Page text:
Roald Dahl is an absolute delight. When I was young, I pulled James and the Giant Peach out of the shelf and thoroughly enjoyed it, and shared the joy with my younger brother.
Ten more years later, I was once again drawn to Roald Dahl in this title Matilda since my family vacation to the New York city back in May. I once passed by a Broadway theatre with a gigantic banner of the musical “Matilda” and wondered what it might be like. Maybe it was just because my natural attraction to feminine titles. Months later, I saw a stack of colourful novels of the same title in the library of the private school I got hired. I couldn’t just pass it without grabbing a copy.
I would love to know where Roald Dahl got his vision of these unspeakably idiotic and vile adults. The two aunts of James were just too hellish to be true; the same images revived in Matilda’s parents and Miss Trunchbull, the worst parents and headmistress you could imagine. To tell the truth, I didn’t quite get how Matilda’s adversaries are relevant to each other (her conflicts with her parents and her schemes with Miss Trunchbull) other than showing how idiotic adults can be. I mean, their idiocies are too much to the point of nonsense. Just look at this:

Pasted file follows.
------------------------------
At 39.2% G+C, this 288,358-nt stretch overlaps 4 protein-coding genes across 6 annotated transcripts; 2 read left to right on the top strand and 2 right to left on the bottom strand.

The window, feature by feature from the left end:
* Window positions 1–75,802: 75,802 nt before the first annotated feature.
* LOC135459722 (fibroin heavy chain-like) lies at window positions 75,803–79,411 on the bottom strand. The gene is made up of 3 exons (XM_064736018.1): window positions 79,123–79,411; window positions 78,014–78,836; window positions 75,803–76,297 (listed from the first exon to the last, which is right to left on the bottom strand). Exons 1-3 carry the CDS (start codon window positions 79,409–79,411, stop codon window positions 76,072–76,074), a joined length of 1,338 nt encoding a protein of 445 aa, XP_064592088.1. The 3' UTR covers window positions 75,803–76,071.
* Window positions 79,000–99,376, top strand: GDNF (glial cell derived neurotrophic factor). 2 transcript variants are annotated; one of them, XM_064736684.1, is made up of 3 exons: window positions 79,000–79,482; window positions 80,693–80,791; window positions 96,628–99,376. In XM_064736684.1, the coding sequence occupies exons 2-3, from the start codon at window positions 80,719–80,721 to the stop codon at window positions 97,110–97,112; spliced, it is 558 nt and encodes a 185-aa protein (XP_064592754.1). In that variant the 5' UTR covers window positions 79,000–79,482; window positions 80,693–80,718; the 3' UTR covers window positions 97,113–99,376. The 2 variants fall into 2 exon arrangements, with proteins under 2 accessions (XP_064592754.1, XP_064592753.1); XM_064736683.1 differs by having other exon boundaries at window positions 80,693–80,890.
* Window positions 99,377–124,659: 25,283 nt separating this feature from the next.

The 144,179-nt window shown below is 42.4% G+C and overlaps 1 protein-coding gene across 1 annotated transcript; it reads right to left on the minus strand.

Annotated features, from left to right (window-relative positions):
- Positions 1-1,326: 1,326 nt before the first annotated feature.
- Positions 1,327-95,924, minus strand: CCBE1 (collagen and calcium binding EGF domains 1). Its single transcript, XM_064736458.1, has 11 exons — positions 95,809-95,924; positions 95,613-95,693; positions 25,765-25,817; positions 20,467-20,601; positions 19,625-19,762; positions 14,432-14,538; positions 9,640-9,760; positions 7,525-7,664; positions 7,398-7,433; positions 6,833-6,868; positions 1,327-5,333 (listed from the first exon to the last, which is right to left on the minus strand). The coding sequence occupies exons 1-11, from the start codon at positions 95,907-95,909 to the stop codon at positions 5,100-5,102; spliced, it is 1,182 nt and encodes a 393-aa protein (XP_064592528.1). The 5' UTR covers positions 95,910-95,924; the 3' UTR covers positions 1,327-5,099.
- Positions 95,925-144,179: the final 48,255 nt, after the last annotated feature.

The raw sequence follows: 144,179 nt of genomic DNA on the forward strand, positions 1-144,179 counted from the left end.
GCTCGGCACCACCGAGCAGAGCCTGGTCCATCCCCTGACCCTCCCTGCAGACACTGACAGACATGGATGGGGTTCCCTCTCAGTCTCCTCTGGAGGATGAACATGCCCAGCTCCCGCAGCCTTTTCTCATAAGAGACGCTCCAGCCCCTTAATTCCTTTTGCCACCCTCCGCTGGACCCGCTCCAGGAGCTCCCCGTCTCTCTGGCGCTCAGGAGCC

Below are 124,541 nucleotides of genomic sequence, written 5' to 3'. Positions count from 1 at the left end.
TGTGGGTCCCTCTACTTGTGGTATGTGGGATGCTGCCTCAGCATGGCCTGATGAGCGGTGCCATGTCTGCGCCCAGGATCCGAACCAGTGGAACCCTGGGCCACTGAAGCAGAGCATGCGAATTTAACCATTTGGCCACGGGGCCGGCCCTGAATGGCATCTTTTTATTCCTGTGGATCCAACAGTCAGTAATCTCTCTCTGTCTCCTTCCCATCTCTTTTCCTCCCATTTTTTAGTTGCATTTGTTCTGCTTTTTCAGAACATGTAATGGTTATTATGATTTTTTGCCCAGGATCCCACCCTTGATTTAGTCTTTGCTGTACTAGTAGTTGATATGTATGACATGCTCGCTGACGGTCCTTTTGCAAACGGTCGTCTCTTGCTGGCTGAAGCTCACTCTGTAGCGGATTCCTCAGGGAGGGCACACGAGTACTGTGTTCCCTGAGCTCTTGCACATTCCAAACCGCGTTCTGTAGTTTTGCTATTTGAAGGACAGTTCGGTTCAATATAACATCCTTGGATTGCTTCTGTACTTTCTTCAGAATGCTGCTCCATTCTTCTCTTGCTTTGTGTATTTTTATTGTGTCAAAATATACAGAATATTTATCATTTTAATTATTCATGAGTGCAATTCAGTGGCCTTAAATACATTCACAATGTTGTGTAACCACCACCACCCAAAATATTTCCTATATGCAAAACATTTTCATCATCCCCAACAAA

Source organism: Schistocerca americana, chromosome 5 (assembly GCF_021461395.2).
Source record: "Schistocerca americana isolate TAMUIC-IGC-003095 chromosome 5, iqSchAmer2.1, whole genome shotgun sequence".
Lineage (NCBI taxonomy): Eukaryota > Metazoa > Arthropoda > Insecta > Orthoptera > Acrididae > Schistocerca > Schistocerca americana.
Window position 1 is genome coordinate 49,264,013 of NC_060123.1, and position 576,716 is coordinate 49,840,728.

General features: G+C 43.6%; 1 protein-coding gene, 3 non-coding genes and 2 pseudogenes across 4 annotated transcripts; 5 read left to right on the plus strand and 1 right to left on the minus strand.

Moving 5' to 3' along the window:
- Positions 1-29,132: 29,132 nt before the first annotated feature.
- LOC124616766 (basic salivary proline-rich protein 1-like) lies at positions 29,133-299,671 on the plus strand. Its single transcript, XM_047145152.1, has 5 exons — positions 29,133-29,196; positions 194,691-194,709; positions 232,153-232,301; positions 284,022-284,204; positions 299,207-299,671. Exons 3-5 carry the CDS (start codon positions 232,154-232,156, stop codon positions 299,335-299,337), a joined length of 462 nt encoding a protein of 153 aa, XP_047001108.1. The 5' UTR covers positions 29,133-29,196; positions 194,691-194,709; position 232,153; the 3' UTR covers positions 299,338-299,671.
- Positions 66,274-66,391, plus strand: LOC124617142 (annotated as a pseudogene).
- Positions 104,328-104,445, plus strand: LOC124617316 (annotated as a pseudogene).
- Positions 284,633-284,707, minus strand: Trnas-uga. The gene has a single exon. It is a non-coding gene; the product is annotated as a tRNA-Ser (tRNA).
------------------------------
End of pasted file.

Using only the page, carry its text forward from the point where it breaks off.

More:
“…My idea of a perfect school, Miss Honey, is one that has no children at all. One of these days I shall start up a school like that. I think it will be very successful.” (p. 160)
I felt I got too old for a novel like this. The me who enjoyed James and the Giant Peach has got somewhat far away. My original plan was to get it done away in a weekend, to have a peek at the book my students loved to read for their fiction class. For my own enjoyment I should grab The Grape of Wrath or The Scarlet Letter glaring from the bookshelf. Or do you think Neil Gaiman is a maturer choice than Dahl?
Dahl, Roald. Matilda. New York: Puffin books. 1998.